It’s almost unimaginable to live without a smartphone, especially in today’s ever-expanding digital landscape. Mirroring your home screen experience on in-car infotainment is a blessing for many car enthusiasts. The integration is almost game-changing, with people basing their purchasing decisions on whether the car has Apple CarPlay or Android Auto.
But now there is a shift in the narrative. General Motors announced it will phase out Apple CarPlay and Android Auto starting with the 2024 Chevrolet Blazer EV. The company is pretty sure it will move to an Android Automotive-based infotainment setup for all future EVs.
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General Motors intends to collect more data for a seamless driving experience, which is a limitation with licensed products like Android Auto and Apple CarPlay. That’s why the Detroit giant has partnered with Google-founded Alphabet to develop navigation assistance that integrates Super Cruise, the company’s proprietary hands-free driver-assistance technology.
Ford, on the other hand, disagrees. GM’s home competitor will continue to offer Android Auto and Apple CarPlay in future models, as people want in-car screens to be an extension of their phone and not just another thing to grapple with.
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Ford Won’t Remove Apple CarPlay, But GM Will: Bradley Hasemeyer
It’s not as if GM is the only automaker taking a stand against Apple CarPlay and Android Auto. Rivian and Tesla are popular automakers that don’t offer CarPlay in any of their products. However, Ford is poised to buck the trend.
In a statement to 9to5Mac, a Ford spokesman said: “We continue to offer Apple CarPlay and Android Auto because customers love the feature that allows easy access and control of their smartphone apps – particularly our EV customers as some EVs don’t currently offer those features.” CEO Jim Farley said in an interview with The Wall Street Journal that 70 percent of Ford customers use Apple, so removing the connectivity feature isn’t very customer-centric.
Unlike GM and Tesla, Ford’s CEO believes that the relationship between the customer and the “content” should never be disrupted. It’s not about having complete control over the interior experience. He further adds, “In terms of content, we kind of lost that battle ten years ago,” Farley said. “Well, face it, you’re not going to make much money from in-vehicle content.”
Even today, certain infotainment systems are still not particularly convincing when it comes to the user interface and usability. While JLR’s latest Pivi Pro system represents an improvement over previous devices, it still falls short of its competitors. Additionally, some in-car systems are cluttered and not very intuitive, leading owners to prefer mirroring their smartphone’s UI rather than operating the OEM unit.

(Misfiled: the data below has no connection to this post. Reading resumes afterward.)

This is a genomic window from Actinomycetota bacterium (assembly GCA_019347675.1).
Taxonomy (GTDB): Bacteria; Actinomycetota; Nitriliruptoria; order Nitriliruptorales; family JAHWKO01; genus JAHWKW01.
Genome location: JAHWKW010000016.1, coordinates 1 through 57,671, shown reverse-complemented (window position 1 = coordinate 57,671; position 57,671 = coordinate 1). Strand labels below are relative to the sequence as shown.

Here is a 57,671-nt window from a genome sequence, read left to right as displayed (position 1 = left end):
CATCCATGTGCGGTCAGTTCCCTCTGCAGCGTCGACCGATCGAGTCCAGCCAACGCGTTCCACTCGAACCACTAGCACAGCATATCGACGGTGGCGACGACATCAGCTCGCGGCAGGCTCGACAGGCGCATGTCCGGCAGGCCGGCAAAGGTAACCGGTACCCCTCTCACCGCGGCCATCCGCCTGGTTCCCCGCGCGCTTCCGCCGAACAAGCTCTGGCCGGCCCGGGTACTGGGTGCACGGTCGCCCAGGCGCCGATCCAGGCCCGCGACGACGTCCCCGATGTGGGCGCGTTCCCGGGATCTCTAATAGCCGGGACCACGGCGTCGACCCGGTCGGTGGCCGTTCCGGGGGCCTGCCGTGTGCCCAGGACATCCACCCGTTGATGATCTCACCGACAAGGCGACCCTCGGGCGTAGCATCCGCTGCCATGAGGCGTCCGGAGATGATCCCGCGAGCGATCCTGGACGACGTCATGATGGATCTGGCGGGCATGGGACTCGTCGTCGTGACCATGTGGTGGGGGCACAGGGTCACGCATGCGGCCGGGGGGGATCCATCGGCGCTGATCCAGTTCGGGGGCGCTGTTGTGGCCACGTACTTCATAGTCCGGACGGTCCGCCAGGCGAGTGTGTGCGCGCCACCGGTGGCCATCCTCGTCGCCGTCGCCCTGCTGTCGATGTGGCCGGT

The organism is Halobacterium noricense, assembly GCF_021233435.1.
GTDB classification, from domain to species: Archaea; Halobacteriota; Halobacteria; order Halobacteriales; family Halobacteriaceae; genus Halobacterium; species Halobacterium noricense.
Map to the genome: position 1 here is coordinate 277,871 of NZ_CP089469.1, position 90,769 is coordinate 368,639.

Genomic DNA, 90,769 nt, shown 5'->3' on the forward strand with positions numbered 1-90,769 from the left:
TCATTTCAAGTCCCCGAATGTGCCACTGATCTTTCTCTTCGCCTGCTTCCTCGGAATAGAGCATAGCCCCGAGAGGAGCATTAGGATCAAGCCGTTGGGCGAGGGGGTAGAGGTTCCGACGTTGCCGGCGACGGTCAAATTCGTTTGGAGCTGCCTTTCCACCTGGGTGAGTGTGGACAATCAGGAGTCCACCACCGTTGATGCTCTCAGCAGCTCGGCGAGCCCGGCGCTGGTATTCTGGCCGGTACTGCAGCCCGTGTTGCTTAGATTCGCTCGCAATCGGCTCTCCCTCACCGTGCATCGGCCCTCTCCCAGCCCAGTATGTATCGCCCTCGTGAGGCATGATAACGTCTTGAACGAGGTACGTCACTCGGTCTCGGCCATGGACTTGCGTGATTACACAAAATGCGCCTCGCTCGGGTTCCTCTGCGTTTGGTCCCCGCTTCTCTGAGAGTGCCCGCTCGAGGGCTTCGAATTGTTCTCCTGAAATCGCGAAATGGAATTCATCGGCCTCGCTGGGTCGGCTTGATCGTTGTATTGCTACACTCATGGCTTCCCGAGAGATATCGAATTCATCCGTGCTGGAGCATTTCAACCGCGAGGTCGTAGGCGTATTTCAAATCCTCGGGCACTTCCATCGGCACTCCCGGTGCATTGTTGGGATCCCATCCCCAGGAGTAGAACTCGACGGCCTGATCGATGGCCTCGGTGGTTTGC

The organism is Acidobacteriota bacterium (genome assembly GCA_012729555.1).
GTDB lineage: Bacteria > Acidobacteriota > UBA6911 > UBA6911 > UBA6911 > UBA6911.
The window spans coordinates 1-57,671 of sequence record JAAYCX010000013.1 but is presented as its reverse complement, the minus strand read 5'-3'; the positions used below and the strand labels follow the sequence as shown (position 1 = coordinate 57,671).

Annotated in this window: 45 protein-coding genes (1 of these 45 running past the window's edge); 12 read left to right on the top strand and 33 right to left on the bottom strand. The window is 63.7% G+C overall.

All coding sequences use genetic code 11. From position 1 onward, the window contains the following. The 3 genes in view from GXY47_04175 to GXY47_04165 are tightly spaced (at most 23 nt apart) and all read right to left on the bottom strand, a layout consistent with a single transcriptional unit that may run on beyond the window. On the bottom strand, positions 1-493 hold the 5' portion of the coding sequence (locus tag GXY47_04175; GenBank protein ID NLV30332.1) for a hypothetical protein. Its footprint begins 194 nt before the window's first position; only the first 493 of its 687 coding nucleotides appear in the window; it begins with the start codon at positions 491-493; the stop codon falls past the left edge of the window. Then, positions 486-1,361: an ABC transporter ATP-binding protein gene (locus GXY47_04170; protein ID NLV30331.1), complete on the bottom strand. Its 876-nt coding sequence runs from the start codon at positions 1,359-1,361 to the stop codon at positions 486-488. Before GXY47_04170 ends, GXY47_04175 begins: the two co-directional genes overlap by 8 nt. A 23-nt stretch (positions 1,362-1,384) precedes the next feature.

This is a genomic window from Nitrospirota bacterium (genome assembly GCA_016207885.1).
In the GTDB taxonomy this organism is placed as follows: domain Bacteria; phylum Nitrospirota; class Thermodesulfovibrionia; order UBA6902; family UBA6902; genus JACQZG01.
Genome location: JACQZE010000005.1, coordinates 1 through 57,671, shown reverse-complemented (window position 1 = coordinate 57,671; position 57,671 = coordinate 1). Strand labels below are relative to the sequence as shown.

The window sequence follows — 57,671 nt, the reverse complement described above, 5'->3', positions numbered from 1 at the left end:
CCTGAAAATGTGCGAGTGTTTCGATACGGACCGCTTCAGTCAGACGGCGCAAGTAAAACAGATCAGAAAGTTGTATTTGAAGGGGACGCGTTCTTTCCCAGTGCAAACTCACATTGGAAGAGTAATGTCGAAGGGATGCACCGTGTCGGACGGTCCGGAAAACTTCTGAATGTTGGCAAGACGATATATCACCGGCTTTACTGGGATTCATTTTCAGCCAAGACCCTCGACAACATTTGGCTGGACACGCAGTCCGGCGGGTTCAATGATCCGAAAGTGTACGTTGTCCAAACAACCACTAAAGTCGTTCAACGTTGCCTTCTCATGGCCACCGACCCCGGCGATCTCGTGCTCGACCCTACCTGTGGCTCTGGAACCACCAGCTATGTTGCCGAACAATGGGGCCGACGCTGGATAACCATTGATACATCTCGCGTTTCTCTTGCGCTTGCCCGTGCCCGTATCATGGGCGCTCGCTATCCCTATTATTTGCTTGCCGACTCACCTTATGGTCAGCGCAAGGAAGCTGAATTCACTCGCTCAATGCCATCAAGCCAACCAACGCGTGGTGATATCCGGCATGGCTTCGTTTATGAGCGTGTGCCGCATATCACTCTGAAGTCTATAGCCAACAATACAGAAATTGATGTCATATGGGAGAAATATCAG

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GM’s Ultifi-based infotainment experience will replace CarPlay in future Google models
Although it may seem controversial, GM has many reasons for introducing its own operating system. GM has been working with Google since 2019 to develop the software foundations for its bespoke infotainment unit, with a keen interest in subscription service integration.
Reuters reports that General Motors CEO Mary Barra is targeting $20 billion to $25 billion in annual subscription revenue by 2030. However, the focus of GM’s latest infotainment software will be on integrating its assisted driving systems.
In an interview with Reuters, Mike Hichme, Managing Director of Digital Cockpit Experience, said: “We have many new driver assistance features in the pipeline that are more closely linked to navigation. We don’t want to design these features to be dependent on whether someone has a mobile phone.
This move is exclusive to upcoming electric vehicles and will not include the 2024 Silverado Electric. In fact, GM will continue to offer Apple CarPlay and Android Auto in its gas-powered models until they are phased out. The Ultifi software approach, on the other hand, is a proprietary product that offers a vehicle experience similar to that of a smartphone.
No Apple CarPlay for in-house infotainment software: our opinion on Apple
Both Apple and Google are giants of the technology world. They earn their living by developing software. We’ve taken a look at what the next-gen Apple CarPlay looks like, and it’s every bit as exciting as the next iPhone. Android Automotive is also no problem. Polestar integrated the system well and we really enjoyed the experience.
However, you can’t leave everything to these tech giants. Some functions are better optimized by automotive brands, such as assisted driving and in-car safety. It’s nearly impossible to take smartphones out of the equation. They are woven into the fabric of today’s human-machine reality. The best we can do is find a balance, a seamless transition between the two interfaces.
To be honest, we’re not entirely convinced by the idea of removing a software experience that’s basic and falls within our area of expertise. If there is a system that will do the job, why throw it away when you can refine and improve it? Folks, let’s not reinvent the wheel!
Sources: Wall Street Journal, Reuters, 9to5Mac